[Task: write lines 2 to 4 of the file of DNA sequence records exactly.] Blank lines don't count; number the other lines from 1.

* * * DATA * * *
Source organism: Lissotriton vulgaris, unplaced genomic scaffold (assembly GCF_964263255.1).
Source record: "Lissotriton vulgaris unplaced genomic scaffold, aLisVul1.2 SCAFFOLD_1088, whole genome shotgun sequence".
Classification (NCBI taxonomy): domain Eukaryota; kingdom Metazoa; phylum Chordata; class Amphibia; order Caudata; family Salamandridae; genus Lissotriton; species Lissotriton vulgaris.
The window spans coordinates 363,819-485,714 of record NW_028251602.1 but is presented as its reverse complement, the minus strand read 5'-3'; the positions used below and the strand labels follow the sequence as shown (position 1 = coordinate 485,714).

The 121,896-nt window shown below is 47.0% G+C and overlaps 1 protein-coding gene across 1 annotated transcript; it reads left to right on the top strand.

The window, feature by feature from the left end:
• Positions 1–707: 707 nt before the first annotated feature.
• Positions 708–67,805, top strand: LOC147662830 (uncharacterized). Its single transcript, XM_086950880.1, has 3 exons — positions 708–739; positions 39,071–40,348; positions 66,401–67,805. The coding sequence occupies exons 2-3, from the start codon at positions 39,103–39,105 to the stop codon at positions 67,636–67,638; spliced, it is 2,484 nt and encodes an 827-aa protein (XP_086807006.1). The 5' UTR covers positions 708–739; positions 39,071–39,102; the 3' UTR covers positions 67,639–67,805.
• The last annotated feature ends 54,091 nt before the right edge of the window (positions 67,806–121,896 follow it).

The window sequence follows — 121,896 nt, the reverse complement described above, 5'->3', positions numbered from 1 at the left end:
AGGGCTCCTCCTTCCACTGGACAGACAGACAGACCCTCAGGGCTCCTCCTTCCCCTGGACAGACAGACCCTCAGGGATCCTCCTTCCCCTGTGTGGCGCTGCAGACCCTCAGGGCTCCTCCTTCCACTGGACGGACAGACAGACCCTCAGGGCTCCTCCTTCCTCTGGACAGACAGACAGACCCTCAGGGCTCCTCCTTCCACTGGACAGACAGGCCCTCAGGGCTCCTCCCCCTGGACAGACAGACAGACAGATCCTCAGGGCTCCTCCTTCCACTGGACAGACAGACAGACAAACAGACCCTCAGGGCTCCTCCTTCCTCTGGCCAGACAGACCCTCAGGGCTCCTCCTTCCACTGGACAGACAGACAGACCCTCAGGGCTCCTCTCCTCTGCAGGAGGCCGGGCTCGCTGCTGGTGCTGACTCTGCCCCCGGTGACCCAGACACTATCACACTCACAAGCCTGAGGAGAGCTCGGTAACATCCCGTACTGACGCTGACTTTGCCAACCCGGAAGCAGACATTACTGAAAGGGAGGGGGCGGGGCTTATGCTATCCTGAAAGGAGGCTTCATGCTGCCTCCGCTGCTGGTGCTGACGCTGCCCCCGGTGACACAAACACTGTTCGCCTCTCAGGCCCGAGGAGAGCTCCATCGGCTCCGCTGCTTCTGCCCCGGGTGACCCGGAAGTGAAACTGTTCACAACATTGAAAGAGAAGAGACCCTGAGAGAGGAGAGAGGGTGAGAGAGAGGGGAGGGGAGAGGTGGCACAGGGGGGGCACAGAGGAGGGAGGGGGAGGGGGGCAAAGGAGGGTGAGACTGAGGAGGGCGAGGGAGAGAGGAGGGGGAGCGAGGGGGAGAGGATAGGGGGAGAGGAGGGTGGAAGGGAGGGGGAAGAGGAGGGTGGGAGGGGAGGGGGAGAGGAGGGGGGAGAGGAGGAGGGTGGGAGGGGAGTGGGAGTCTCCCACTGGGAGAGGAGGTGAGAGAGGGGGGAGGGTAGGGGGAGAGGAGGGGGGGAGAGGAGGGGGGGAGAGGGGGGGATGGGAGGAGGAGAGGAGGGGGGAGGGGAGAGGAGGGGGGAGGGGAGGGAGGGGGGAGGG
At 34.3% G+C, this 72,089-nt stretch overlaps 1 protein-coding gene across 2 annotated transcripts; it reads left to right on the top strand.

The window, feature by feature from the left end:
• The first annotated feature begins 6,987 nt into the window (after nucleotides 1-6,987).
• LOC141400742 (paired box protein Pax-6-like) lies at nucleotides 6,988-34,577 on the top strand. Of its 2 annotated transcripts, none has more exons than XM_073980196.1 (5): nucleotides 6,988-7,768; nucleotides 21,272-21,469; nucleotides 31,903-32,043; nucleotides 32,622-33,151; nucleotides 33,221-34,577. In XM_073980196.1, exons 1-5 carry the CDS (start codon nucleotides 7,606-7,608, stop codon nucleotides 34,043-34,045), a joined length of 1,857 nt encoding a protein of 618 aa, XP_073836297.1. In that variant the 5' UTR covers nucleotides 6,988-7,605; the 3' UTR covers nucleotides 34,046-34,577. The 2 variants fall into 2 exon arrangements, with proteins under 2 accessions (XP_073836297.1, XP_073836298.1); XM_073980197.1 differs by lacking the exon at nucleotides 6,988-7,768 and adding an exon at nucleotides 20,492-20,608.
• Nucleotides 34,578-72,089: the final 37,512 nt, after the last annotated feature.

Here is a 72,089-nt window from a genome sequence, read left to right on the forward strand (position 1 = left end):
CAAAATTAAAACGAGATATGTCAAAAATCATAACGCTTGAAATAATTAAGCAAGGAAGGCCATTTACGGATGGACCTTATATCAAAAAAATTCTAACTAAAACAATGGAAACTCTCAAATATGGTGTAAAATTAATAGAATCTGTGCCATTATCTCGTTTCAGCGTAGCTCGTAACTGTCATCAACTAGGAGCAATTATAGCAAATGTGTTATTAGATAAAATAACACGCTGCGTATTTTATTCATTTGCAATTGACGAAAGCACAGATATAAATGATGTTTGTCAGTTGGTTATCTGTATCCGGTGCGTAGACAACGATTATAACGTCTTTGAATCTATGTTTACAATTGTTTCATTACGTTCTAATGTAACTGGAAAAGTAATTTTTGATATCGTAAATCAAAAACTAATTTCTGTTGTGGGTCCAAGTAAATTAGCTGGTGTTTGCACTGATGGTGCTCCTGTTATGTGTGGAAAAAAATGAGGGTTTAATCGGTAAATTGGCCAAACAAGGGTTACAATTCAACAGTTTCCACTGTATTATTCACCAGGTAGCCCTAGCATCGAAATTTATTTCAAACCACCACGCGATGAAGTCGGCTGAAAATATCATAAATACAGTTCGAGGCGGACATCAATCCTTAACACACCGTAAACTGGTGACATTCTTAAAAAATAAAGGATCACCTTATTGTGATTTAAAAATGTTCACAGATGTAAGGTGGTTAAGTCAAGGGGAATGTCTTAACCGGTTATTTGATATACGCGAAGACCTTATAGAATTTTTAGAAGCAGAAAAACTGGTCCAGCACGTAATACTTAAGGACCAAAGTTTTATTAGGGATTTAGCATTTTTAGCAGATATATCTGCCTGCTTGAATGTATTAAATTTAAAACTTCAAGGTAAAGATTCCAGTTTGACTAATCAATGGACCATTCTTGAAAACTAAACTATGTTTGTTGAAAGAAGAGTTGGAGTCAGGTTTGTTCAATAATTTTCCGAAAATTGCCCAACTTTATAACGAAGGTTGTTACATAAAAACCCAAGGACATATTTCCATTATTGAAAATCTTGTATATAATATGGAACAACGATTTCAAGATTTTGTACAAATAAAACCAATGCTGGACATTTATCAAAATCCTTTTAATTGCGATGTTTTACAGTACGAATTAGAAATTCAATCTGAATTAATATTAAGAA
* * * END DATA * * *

Source record: "Lissotriton vulgaris unplaced genomic scaffold, aLisVul1.2 SCAFFOLD_1088, whole genome shotgun sequence".
Classification (NCBI taxonomy): domain Eukaryota; kingdom Metazoa; phylum Chordata; class Amphibia; order Caudata; family Salamandridae; genus Lissotriton; species Lissotriton vulgaris.
The window spans coordinates 363,819-485,714 of record NW_028251602.1 but is presented as its reverse complement, the minus strand read 5'-3'; the positions used below and the strand labels follow the sequence as shown (position 1 = coordinate 485,714).